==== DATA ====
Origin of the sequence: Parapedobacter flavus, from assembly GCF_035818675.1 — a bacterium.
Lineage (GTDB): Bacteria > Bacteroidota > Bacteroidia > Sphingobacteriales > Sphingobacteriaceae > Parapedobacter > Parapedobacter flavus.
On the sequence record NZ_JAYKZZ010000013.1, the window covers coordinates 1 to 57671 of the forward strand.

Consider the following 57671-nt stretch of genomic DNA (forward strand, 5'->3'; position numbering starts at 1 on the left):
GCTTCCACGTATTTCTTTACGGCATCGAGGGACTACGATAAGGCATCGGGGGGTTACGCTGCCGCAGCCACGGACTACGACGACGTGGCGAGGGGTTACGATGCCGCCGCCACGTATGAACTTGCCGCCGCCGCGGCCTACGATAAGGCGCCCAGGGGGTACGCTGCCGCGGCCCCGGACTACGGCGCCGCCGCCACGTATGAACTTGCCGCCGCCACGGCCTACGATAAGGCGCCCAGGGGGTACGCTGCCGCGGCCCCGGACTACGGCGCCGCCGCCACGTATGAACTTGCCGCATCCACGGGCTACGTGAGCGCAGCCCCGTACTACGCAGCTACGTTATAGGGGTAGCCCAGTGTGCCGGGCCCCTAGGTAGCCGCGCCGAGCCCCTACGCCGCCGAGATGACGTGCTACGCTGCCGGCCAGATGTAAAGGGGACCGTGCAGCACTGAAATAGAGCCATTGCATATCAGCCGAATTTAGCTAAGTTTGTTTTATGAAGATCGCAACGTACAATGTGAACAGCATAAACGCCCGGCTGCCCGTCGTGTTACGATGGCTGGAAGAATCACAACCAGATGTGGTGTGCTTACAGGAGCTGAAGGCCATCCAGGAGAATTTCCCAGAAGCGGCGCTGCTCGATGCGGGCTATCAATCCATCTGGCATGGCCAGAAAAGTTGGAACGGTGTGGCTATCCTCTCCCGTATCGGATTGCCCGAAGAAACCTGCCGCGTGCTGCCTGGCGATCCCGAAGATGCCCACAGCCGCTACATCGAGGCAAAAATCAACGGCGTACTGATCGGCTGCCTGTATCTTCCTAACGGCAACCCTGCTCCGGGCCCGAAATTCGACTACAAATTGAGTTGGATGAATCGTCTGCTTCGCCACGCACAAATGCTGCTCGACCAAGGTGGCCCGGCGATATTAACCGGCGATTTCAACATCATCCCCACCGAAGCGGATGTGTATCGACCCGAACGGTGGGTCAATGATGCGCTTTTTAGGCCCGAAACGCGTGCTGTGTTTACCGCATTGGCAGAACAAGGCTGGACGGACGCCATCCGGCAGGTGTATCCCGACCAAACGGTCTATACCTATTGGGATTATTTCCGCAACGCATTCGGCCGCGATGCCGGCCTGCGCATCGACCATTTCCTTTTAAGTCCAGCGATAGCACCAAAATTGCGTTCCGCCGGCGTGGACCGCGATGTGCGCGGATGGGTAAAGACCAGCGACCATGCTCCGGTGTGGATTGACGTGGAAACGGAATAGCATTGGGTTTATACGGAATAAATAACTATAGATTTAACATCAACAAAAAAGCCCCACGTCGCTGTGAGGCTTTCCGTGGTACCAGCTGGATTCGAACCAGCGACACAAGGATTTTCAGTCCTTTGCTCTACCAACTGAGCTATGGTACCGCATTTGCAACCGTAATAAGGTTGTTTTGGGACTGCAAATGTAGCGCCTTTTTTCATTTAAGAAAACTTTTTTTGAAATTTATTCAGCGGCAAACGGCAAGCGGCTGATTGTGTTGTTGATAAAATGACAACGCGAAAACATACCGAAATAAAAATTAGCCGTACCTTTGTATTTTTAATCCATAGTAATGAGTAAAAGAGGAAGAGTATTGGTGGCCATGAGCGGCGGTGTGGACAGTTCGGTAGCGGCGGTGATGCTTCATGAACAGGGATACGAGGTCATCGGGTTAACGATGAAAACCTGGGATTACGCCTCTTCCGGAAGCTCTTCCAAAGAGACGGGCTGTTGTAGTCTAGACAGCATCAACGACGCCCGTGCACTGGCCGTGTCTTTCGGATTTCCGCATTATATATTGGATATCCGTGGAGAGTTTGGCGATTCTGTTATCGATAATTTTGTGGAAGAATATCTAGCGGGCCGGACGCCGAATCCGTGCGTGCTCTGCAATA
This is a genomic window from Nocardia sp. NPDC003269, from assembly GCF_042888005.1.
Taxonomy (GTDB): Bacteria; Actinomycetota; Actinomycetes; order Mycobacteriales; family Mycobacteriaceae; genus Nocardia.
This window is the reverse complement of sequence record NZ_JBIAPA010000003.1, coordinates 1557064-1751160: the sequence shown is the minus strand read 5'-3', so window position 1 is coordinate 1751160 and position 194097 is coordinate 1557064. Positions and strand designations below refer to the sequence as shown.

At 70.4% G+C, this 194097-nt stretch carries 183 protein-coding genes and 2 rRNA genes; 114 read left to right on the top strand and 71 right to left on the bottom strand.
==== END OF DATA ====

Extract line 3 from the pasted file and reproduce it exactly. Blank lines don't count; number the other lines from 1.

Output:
On the sequence record NZ_JAYKZZ010000013.1, the window covers coordinates 1 to 57671 of the forward strand.